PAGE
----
Summary: With every choice, we are either sowing to the flesh or to the Spirit!
My wife came home from the market a while back and asked me to unload the car. We have an SUV, and when I opened it, one bag fell out to the ground. Now there were maybe ten bags inside which were full of cans, vegetables, boxes, etc. And in one bag, a carton of eggs. So which was in the bag that fell out? The eggs of course. Why is that?
It’s an unchangeable law. No, not the law of the “Medes and Persians.” It’s the law of Murphy! “If anything can go wrong, it will, and usually at the most inopportune moment.”
Seriously though, there are real laws that do not change. For example:
• The law of gravity. Discovered by Newton it basically states that things tend to be pulled downward. Or simply put, “What goes up, must come down.”
• The law of thermodynamics. “All things are breaking down,” or “You will have aged more by the end of this message!”
• The biblical law of sowing and reaping. Galatians 6:7–8 says, “Do not be deceived, God is not mocked; for whatever a man sows, that he will also reap. For he who sows to his flesh will of the flesh reap corruption, but he who sows to the spirit will of the spirit reap everlasting life” (NKJV). Or in the modern vernacular translation: “What goes around comes around.”
We will clearly see that principle illustrated in this story before us: the dramatic story of Esther.
A Quick Review
In Part 1 of this message, we saw that Xerxes, the king of the reigning superpower of the time (Persia), was throwing a huge feast for all of his subjects. He gave the command for his beautiful queen, Vashti, to be brought in. She was to be paraded before his drunken lords and advisors. Many commentators believe the text implies he wanted her to do so naked.
The king was cruelly treating his wife like some object. To her credit, Queen Vashti refused, and a national crisis broke out. She was removed as queen and it was decided a new queen would be selected. So it was decided a “Miss Persia” beauty contest would be held.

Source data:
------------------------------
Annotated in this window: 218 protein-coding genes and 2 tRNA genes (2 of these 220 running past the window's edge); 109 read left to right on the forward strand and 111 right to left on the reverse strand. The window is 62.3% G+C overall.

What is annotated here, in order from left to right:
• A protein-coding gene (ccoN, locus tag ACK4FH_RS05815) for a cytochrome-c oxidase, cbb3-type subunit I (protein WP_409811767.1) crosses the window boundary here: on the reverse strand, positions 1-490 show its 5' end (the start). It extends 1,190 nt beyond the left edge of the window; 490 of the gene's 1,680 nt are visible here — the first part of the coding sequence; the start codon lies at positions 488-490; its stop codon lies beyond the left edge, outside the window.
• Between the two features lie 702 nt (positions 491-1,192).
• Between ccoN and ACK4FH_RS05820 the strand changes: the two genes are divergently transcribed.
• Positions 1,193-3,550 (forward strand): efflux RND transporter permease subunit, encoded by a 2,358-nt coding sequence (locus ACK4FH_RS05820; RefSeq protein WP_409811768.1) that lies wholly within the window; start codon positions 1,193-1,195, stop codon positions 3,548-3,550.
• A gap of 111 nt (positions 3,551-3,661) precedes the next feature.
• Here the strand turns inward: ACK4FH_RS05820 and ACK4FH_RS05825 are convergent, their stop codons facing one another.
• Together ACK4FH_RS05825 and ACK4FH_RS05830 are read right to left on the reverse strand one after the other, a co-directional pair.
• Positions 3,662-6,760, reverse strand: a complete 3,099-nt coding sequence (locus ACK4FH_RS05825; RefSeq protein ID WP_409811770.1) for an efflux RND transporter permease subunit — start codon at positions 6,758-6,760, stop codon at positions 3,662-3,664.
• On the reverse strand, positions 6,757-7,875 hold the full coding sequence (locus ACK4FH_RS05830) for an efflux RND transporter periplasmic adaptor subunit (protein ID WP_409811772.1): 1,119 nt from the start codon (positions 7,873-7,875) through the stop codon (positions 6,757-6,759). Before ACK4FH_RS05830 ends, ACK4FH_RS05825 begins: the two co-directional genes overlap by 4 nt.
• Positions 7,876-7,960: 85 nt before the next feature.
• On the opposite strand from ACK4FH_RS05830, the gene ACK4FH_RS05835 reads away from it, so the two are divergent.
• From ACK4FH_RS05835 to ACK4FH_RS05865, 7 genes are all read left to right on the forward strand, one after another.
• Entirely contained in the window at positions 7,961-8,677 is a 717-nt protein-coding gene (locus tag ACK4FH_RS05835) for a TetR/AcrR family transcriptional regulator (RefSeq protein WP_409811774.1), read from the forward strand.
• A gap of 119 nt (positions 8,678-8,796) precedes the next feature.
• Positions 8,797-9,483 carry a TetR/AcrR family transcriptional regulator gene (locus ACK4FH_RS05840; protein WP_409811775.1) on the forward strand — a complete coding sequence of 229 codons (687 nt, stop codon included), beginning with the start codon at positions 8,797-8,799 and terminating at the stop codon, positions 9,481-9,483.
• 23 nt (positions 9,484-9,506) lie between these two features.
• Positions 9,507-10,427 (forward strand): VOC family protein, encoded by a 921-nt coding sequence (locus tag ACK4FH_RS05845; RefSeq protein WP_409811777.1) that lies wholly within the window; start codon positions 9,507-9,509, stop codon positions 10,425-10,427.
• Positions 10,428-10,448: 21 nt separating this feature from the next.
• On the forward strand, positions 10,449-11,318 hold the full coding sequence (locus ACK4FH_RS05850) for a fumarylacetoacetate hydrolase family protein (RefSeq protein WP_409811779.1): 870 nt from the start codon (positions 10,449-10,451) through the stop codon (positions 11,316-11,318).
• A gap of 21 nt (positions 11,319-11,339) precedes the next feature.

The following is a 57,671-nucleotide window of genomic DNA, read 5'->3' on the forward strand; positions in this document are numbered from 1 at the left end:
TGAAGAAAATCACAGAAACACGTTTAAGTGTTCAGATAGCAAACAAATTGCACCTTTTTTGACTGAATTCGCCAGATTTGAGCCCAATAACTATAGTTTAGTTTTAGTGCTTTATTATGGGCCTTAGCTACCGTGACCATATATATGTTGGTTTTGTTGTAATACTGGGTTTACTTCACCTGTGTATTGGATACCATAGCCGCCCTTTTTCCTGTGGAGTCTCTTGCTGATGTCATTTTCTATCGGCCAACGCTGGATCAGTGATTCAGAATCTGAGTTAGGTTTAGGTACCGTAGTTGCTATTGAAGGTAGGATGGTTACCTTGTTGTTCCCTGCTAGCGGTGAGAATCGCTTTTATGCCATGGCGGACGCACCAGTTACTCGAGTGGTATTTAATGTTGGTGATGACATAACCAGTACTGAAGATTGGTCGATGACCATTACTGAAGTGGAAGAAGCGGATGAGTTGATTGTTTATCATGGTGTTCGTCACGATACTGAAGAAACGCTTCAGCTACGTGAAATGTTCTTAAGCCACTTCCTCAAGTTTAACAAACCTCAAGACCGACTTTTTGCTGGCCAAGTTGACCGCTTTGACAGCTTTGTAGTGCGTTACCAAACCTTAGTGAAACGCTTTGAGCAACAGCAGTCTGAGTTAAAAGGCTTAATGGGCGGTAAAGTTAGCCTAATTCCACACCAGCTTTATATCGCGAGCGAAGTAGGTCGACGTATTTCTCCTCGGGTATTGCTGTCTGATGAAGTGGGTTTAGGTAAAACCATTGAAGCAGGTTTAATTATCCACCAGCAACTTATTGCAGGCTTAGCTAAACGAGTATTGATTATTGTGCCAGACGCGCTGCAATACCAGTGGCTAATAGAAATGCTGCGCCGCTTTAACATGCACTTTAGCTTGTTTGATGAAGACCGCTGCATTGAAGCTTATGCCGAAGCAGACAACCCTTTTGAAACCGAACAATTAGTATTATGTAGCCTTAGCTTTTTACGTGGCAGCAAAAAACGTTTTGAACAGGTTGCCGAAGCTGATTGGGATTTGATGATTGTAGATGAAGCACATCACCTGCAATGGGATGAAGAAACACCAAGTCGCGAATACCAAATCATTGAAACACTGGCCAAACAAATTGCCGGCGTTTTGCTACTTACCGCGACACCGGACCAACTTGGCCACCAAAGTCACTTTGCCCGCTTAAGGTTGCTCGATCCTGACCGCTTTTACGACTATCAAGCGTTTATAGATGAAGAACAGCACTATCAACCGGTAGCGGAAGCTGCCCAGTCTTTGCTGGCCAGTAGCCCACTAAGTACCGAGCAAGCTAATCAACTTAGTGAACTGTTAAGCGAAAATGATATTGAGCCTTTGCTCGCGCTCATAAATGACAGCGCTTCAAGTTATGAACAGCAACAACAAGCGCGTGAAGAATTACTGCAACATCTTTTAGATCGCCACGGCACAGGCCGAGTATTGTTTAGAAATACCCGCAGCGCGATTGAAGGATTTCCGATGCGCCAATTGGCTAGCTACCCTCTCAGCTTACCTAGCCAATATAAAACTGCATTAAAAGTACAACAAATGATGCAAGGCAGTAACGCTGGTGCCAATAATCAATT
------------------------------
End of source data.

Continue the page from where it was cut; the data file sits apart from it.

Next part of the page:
A young Jewish girl named Hadassah, whose parents had died, was being raised by her godly older cousin Mordecai and his family. Hadassah, also known as Esther, was summoned into the presence of the king, and much to the chagrin of all the other Persian girls, won the contest and became queen.
If this were a fairy tale, it would have ended here with the phrase “And they lived happily ever after.” But this is not a fairy tale; it’s a Bible story. And, as we will see, this story was just getting started. God was simply setting in place His people for the work He was about to do.
The villain of this story emerges: the prime minister, Haman. One day he is strutting about and one man refuses to bow: the godly Jew Mordecai. Haman is so outraged that he hatches a plot to eliminate Mordecai and the Jews. He wants the king to sign a law that would exterminate the Jewish people. The plan was that the Kingdom of Persia would seize all Jewish assets, so the king agreed. Little did he realize he was signing the death warrant for his beloved queen.
Here’s now a twist in this story: Esther had not told the king she was Jewish (at the advice of Mordecai). This could seem to be a compromise. Perhaps if the king knew she was Jewish, this foolish decree would have never happened. Then again, if he knew she was Jewish he probably would have never married her. Thus, she could not have saved her nation.
Whatever the case, we know this: Esther came through in the end. Some start well and finish horribly. Think of King Saul, Samson, and others. Some start poorly but finish with flying colors, like Nicodemus. Others start and finish well, like Caleb. That seems to be the case with Esther, who was a true heroine.
Back to our story. Signs were posted through the kingdom telling the Jews they would be exterminated. This was to happen in one year (just to torment them beforehand). Mordecai covered himself in sackcloth and ashes and mourned outside the palace. Esther seemed embarrassed by this and sent a set of fresh clothes. Talk about missing the point!
Mordecai sends a message to the queen, who is sitting in the lap of luxury in the palace: “Don’t think for a moment that because you’re in the palace you will escape when all other Jews are killed. If you keep quiet at a time like this, deliverance and relief for the Jews will arise from some other place, but you and your relatives will die. Who knows if perhaps you were made queen for just such a time as this?” (Esther 4:13–14).